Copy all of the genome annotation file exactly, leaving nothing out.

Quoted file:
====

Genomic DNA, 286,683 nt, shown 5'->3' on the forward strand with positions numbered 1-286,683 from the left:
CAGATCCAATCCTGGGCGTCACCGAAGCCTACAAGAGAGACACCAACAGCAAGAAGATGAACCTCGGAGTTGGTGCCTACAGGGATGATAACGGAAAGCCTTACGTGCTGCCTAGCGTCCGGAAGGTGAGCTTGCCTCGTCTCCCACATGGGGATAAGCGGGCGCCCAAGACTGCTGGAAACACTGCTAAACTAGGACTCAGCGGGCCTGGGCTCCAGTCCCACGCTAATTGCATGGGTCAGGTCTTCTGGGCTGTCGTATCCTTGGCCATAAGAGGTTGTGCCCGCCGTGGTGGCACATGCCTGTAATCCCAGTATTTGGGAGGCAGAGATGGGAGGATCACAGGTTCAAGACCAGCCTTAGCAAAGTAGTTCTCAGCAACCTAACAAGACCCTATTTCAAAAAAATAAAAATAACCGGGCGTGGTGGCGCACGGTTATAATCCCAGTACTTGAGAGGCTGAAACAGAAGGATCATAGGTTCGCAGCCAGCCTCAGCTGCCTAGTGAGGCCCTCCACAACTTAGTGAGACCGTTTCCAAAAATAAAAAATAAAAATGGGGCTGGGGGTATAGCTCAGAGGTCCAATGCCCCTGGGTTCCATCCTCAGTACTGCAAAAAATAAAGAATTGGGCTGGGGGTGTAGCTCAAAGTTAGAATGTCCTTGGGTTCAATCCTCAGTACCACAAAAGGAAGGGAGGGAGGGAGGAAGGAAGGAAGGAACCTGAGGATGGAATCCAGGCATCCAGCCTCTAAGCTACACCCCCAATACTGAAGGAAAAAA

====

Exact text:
Genomic DNA, 286,683 nt, shown 5'->3' on the forward strand with positions numbered 1-286,683 from the left:
CAGATCCAATCCTGGGCGTCACCGAAGCCTACAAGAGAGACACCAACAGCAAGAAGATGAACCTCGGAGTTGGTGCCTACAGGGATGATAACGGAAAGCCTTACGTGCTGCCTAGCGTCCGGAAGGTGAGCTTGCCTCGTCTCCCACATGGGGATAAGCGGGCGCCCAAGACTGCTGGAAACACTGCTAAACTAGGACTCAGCGGGCCTGGGCTCCAGTCCCACGCTAATTGCATGGGTCAGGTCTTCTGGGCTGTCGTATCCTTGGCCATAAGAGGTTGTGCCCGCCGTGGTGGCACATGCCTGTAATCCCAGTATTTGGGAGGCAGAGATGGGAGGATCACAGGTTCAAGACCAGCCTTAGCAAAGTAGTTCTCAGCAACCTAACAAGACCCTATTTCAAAAAAATAAAAATAACCGGGCGTGGTGGCGCACGGTTATAATCCCAGTACTTGAGAGGCTGAAACAGAAGGATCATAGGTTCGCAGCCAGCCTCAGCTGCCTAGTGAGGCCCTCCACAACTTAGTGAGACCGTTTCCAAAAATAAAAAATAAAAATGGGGCTGGGGGTATAGCTCAGAGGTCCAATGCCCCTGGGTTCCATCCTCAGTACTGCAAAAAATAAAGAATTGGGCTGGGGGTGTAGCTCAAAGTTAGAATGTCCTTGGGTTCAATCCTCAGTACCACAAAAGGAAGGGAGGGAGGGAGGAAGGAAGGAAGGAACCTGAGGATGGAATCCAGGCATCCAGCCTCTAAGCTACACCCCCAATACTGAAGGAAAAAA